The Biden administration seems set to adopt a different approach than Trump’s to competing with China at the regional level. As the details of this approach emerge, they will also provide important indicators for the direction of the US-China relationship. One broad indicator will be whether the administration makes significant efforts to focus on non-military engagement with allies and partners in the Asia-Pacific or if it emphasizes military and security issues like tensions with China in the Taiwan Strait and the South China Sea or long-simmering concerns about North Korea.

If it continues to focus on the Quad format of military and security cooperation and coordination with Australia, India, and Japan, this is likely to indicate a retained focus on narrower military competition with China in Asia. On the other hand, cooperation with others in the region such as South Korea, Taiwan, and Southeast Asian countries on economic development issues as a counter to the BRI will indicate shifting the balance away from military and security issues.

6. The role of partners: Getting allies on the same page with regard to China

A key element of the Biden administration’s approach to dealing with China will be the extent it tries do so alone or with partners. The Trump administration withdrew the United States from cooperative, global efforts to set climate and trade standards, yet it also worked more closely with Indo-Pacific partners, specifically through the Quad, on shared concerns about China’s military and technology policies and behavior in Asia and beyond.

Alliances and multilateralism were at the heart of Biden’s entire foreign policy campaign platform, and thus he stressed this dimension when with regard to China. For example, in December he said that the best China strategy “is one which gets every one of our — or at least what used to be our — allies on the same page. It’s going to be a major priority for me in the opening weeks of my presidency to try to get us back on the same page with our allies.”26 The coming weeks and months will show to what extent his administration puts this into practice and prioritizes efforts to forge common positions on China.

A crucial part of this will be how much the administration makes shared values the basis of its multilateral efforts in China policy. Writing in Foreign Affairs, Biden said he would aim to enhance the United States’ leverage over China by coordinating foreign policy with democratic partners. He has also said: “The most effective way to meet [the China] challenge is to build a united front of U.S. allies and partners to confront China’s abusive [economic] behaviors and human rights violations.”27

Biden’s talk hints at the possibility of a US-led grand coalition, likely of Asian and European countries. Yet, Kurt Campbell and Rush Doshi, now Director for China in the NSC, have argued that the United States “will need to be flexible and innovative as it builds partnerships. Rather than form a grand coalition focused on every issue, the United States should pursue bespoke or ad hoc bodies focused on individual problems.”28 Given their emphasis on the importance of the Indo-Pacific framework, their argument suggests the administration will prioritize Asian partnerships for leverage on certain issues and European alliances for others.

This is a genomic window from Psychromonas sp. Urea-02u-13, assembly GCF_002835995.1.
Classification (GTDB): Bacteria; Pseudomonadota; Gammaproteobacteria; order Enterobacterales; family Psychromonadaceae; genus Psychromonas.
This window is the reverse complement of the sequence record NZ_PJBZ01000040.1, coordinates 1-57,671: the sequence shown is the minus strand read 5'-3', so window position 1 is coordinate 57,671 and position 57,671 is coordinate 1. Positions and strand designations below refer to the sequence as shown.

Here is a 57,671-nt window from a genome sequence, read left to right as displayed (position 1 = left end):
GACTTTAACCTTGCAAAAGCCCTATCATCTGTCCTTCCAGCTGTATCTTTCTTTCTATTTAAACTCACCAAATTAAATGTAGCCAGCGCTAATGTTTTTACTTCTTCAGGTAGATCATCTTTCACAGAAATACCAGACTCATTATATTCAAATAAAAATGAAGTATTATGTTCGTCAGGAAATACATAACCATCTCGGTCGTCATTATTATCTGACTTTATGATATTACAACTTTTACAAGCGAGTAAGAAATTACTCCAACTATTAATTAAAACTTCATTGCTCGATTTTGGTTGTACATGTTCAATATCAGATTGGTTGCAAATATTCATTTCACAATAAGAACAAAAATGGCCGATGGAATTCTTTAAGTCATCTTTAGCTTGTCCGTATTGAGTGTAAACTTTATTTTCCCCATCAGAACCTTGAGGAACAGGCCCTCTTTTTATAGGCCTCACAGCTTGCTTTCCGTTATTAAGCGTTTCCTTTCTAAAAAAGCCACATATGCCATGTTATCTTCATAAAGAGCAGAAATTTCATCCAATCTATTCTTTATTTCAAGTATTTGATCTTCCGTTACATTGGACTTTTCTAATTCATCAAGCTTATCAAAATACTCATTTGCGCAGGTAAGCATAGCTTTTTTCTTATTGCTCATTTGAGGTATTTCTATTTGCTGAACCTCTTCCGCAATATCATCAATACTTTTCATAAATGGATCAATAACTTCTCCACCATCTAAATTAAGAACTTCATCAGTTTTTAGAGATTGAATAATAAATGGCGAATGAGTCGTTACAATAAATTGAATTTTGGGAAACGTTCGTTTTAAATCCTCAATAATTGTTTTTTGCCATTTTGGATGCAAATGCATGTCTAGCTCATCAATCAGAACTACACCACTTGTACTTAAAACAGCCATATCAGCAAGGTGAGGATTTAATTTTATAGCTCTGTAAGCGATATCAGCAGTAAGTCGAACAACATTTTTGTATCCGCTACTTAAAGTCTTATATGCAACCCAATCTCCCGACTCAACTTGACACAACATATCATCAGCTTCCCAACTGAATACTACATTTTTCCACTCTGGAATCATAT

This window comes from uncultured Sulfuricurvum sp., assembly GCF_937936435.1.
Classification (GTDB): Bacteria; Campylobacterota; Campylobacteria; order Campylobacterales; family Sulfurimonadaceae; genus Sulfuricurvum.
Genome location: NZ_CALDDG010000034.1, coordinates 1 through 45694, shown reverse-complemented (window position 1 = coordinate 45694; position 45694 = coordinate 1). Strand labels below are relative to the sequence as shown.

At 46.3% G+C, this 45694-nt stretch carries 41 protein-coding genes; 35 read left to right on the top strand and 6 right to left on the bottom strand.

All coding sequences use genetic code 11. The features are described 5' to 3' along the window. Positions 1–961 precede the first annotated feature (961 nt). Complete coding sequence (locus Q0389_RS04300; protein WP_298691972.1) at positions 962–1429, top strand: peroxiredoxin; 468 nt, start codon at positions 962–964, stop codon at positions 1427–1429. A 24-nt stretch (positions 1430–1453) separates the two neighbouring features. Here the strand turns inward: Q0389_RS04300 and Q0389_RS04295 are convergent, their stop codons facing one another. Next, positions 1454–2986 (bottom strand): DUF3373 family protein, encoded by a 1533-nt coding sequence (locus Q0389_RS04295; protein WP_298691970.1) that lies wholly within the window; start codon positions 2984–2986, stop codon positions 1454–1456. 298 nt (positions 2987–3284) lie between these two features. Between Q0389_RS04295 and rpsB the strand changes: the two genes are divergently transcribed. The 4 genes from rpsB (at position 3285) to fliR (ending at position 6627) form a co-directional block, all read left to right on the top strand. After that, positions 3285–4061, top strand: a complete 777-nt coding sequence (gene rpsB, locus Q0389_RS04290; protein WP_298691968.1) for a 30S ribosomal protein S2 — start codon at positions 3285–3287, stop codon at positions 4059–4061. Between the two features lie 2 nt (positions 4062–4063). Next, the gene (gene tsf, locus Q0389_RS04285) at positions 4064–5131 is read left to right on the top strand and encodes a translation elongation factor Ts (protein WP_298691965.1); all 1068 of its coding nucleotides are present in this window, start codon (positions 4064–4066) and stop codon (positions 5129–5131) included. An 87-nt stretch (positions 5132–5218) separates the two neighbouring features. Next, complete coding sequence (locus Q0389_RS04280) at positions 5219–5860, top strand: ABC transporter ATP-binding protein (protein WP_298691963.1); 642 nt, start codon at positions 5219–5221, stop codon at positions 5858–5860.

The Trump administration also emphasized the threats than the CCP and its authoritarian system pose not only to US and global interests but also at the level of values. The White House’s 2020 Strategic Approach to the People’s Republic of China stated: “When Beijing…promotes or abets authoritarianism, self-censorship, corruption, mercantilist economics, and intolerance of ethnic and religious diversity, the United States leads international efforts to resist and counter these malign activities.”

However, Biden and his advisors have argued that the Trump administration failed to consistently emphasize democracy, human rights, and liberal values as part of strategic competition with China. For example, Campbell and Doshi argued that Trump was “cavalier about support for democracy and human rights in ways that weakened the United States’ natural partners and emboldened Chinese authorities in Hong Kong and Xinjiang.”

The importance the Biden administration places on partnerships based on shared values will be shown by who it chooses to work with and on which issues as it tries to build coalition to exert leverage over China. It will also be reflected in how it approaches issues of democracy, human rights, and liberal values in relation to China. Early indicators in this regard will come on forging common human rights-focused positions and responses on Hong Kong and Xinjiang as well as on which countries are invited to Biden’s proposed Summit for Democracy.

On alignment among liberal democracies on economic issues, an early indicator will be decisions about common positions with European and Asian allies and partners on China’s “economic coercion” or its trade and investment restrictions targeted at countries such as Australia, Norway, and Sweden. Yet, on some economic and security issues, especially in Asia, emphasis on democratic or liberal values may take a back seat to forging common responses with some Central Asian countries on responses to the BRI or with countries like Vietnam on China’s military activities in the South China Sea.

7. China’s role in the game: Demonstrating strength and assertiveness across policy arenas